3. Waterline Length
Measure from bow to stern as well, but keep only the submerged portion of the hull in mind. You can usually rely on the grime build-up from the dirty water to measure the waterline length.
However, if there is no impurity mark on the boat, you’ll have to use a pen to mark every 1 foot or so on the vessel when it’s docked. Once it’s back on land, you can use a tape measure to size it.
Incidentally, do you know what unit would be best for measuring a boat’s length? Well, if you look at standard boat listings, they often tell the vessel’s size outright using feet.
It’s really a matter of feet being a simpler unit of measurement than most, plus the fact that it has been an ongoing tradition set by the British.
Why Are the Measurements of a Boat Important?
Overall, length plays more of a central role because of the following facts:
- There’s no better way to be familiar with average boat size and the exact size of your own vessel than taking these measurements. You’ll be able to figure out its legal size and know the exact safety and operation regulations you need to be mindful of before going out to sea or lake.
- You’ll have a good idea of its exact capacity in terms of payload, passengers, and cargo.
- You’ll be able to know its strengths and weaknesses performance-wise more intimately. Waterline measurements have been the standard gauge for determining racing performance, for example.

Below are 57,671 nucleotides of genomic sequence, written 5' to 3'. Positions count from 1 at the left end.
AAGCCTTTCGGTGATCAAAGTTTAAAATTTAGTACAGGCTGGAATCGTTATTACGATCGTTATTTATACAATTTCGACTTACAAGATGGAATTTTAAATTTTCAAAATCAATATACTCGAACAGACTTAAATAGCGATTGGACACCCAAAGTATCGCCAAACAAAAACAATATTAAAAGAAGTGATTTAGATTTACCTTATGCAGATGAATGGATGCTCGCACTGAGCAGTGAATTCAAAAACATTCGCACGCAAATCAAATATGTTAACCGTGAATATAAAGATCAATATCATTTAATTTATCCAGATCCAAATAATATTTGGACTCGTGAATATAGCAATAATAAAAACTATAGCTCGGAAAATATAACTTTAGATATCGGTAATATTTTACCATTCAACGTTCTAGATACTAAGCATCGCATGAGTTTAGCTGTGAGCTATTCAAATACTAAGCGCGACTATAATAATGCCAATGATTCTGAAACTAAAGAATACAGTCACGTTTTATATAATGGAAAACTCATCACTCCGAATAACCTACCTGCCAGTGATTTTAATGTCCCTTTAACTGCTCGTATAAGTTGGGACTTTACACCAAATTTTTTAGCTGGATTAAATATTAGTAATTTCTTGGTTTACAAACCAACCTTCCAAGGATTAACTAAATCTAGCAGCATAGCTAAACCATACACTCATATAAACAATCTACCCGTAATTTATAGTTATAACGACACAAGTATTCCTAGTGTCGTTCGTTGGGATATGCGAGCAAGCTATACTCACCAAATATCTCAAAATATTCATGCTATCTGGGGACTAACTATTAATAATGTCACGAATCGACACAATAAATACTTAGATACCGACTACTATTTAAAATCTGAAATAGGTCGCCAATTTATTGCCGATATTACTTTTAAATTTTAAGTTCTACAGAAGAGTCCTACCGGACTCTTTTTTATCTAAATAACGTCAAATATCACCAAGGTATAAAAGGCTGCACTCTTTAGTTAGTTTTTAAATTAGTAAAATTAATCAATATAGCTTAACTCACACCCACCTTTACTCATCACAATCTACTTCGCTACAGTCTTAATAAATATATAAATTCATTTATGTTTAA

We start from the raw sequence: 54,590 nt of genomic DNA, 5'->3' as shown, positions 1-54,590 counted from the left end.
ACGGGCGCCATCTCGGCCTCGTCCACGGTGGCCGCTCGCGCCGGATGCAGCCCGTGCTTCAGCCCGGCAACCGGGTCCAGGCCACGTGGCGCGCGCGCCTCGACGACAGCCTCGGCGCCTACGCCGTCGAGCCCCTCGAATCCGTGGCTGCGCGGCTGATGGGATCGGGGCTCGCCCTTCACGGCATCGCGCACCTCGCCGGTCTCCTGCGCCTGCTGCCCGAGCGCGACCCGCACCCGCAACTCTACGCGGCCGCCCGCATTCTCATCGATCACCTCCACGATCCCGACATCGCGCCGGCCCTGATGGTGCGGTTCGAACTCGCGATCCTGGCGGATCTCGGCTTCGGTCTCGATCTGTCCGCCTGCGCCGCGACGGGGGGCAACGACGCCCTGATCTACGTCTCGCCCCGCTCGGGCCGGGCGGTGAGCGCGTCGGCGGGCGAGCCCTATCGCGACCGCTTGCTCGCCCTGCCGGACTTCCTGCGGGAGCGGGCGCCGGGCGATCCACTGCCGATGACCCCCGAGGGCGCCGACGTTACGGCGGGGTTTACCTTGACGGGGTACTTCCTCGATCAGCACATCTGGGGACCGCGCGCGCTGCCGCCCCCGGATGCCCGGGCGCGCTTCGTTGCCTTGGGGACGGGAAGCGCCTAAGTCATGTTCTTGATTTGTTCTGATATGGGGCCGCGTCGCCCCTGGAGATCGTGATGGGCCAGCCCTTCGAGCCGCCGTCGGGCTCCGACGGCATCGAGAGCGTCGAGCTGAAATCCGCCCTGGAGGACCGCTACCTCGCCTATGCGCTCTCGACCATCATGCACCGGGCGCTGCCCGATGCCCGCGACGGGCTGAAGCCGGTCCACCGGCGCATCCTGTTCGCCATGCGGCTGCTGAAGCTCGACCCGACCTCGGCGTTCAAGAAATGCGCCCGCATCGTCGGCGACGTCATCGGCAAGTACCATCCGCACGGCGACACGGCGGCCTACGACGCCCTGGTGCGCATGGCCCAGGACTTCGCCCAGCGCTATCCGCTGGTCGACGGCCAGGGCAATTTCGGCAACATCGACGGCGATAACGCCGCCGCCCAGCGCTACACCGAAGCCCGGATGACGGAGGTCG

- You’ll be able to know the exact storage requirements for your boat.
- Overall, in order to operate and sell it legally, you need to know a vessel’s exact dimensions.
- Insurance companies need to determine how large or small your vessel is to know its exact premium.
- You need to know how many crew you need to bring along at the minimum.
- Taking the exact boat height measurement as well as length and width allows builders and owners to make the necessary improvements. For example, did you know that small fishing boats in Japan have had their hulls measured to make them more efficient?
- How will you be able to know the exact cover for your boat if you don’t know how long it is? Boat covers need to be a snug fit, but not overly so, to avoid potential problems.
What about swim platforms?
If you’re trying to measure the exact length overall of your vessel, you need to include accessories like swim platforms in your boat measurements.
However, if you’re only trying to find out something specific such as length on deck or taking waterline measurements, you can leave them out.
What device is used to measure a boat?
As I’ve said above, feel free to use a tape measure you have on hand. You can also use telemeters, assuming you’ve got them, to measure a boat length.
Most owners who measure both their boat and its trailer rely on a tape measure, protractors, and a trailer measurement form for noting down the dimensions, usually handed out by the trailer manufacturer.
I hope that by finding out exactly how are boats measured, you’ve come to the same conclusion that it’s a fairly straightforward process. The facts above also outline and underline the reasons why people measure these vessels.
Thankfully, it’s not as complicated as, say, measuring boat chemistry. All I’m going to say is that you shouldn’t overlook these dimensions, especially if you want to get the most out of your boat, not only when you’re operating it but presenting it to potential buyers.